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J. M. Nickerson, J. Wisard, C. J. Johnson, G. I. Liou, J. H. Boatright, C. M. Donmoyer; ONL Thickness, Apoptosis, and Gene Expression in the IRBP Knockout Mouse. Invest. Ophthalmol. Vis. Sci. 2007;48(13):3252.
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© ARVO (1962-2015); The Authors (2016-present)
IRBP is thought to protect the retina from damaging levels of retinoids and fatty acids. IRBP knockout (KO) mice experience slow retinal degeneration that continues throughout life. We sought to identify potential early death of photoreceptor cells and to find early changes in the expression of genes in the KO mouse. These changes may illuminate a protective role for IRBP.
Nuclear layer thickness at a fixed distance from the optic nerve head was counted at numerous ages from birth to more than two years. TUNEL staining was performed on at least three different postnatal ages, p2, p4, p7 and p10 IRBP KO and C57LB/6 (WT) eyes. Retinas were dissected from KO and WT mice at the same ages. Retinas from individual litters were pooled and extracted in RNAsol. Three RNA pools at each age and genotype were analyzed on ABI microarray gene chips (24 separate chips) each having about 36,000 genes represented. Results were analyzed with Bioconductor, PantherDB, Expander, and DAVID, v2.1.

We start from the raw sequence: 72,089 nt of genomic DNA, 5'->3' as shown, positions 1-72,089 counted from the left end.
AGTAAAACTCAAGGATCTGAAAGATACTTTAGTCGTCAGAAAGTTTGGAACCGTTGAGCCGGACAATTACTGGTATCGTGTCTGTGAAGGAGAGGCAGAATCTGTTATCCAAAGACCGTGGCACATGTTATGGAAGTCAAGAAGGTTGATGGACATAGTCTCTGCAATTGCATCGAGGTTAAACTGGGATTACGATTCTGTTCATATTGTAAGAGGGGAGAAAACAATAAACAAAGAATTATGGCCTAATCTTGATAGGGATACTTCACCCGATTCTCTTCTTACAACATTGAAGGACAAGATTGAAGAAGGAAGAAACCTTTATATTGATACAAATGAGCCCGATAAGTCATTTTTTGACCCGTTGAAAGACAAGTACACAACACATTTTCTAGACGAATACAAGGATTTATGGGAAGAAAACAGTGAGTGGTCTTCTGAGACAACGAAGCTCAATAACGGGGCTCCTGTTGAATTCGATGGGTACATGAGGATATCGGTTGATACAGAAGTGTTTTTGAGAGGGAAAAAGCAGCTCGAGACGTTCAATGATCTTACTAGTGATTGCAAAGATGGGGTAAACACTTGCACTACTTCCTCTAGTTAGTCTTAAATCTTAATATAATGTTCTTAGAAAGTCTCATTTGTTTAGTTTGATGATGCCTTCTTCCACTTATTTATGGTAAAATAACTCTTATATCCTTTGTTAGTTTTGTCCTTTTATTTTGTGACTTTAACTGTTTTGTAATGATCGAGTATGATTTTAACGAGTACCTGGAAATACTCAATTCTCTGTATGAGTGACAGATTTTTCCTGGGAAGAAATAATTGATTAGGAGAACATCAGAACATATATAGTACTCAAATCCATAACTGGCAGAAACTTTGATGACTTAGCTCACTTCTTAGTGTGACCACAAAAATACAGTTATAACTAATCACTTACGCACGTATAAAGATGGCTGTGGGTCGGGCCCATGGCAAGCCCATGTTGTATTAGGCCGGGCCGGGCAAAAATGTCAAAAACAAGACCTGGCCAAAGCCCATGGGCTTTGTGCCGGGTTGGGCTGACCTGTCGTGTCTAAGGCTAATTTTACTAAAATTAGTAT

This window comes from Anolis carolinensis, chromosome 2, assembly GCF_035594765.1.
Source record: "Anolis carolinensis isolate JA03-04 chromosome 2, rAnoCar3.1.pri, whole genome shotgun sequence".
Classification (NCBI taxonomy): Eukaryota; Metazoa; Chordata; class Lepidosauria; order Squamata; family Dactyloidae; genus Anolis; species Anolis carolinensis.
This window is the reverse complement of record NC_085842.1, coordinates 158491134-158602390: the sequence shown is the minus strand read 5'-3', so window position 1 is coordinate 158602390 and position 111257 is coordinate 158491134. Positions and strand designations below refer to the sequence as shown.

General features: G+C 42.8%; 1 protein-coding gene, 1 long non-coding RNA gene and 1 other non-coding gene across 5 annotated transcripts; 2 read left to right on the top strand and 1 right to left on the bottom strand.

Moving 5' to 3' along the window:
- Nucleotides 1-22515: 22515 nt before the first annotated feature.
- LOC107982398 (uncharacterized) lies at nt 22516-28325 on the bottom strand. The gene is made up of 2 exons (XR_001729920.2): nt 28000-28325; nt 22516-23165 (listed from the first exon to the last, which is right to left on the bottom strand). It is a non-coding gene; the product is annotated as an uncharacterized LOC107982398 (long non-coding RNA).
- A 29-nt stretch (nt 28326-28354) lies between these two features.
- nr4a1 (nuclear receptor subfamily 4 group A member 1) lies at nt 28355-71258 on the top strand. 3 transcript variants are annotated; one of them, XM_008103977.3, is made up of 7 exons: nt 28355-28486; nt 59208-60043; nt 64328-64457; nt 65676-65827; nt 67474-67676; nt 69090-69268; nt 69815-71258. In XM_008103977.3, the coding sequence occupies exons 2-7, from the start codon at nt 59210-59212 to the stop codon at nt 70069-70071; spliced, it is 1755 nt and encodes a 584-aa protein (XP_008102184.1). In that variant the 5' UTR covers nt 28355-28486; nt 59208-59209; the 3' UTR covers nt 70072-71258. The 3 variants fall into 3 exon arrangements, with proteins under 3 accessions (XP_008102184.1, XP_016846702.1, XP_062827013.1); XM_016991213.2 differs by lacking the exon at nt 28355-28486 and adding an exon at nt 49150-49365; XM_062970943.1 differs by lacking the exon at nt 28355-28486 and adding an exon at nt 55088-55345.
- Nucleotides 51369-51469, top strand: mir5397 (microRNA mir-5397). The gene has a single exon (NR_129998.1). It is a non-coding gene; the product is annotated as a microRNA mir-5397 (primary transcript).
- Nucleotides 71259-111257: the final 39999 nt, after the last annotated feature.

In KO retinas, ONL begins to thin abnormally at p10, decreasing to 6-7 nuclei at p30, remaining stable until p60, and gradually thinning to 2 nuclei at 2 years. TUNEL staining indicated more apoptosis in KO than WT in p7 mice. ABI gene chips showed differential expression of a limited number of genes at each age. A group of about 75 genes changes consistently, and these can be clustered.
Small numbers of genes were differentially expressed in the KO mouse and WT mouse, regardless of the age tested. That is, at p2, p4, p7, and p10, respectively, 152, 48, 134, and 76 genes were differentially expressed, p<0.01. Among these genes about 75 consistently changed at most ages. The small number of affected functional groupings suggests that IRBP is required in several pathways to permit proper development of the retina. Because there are 150 genes that are differentially expressed at p2, early expression of IRBP appears to affect retina development and limit apoptotic death of photoreceptor cells.
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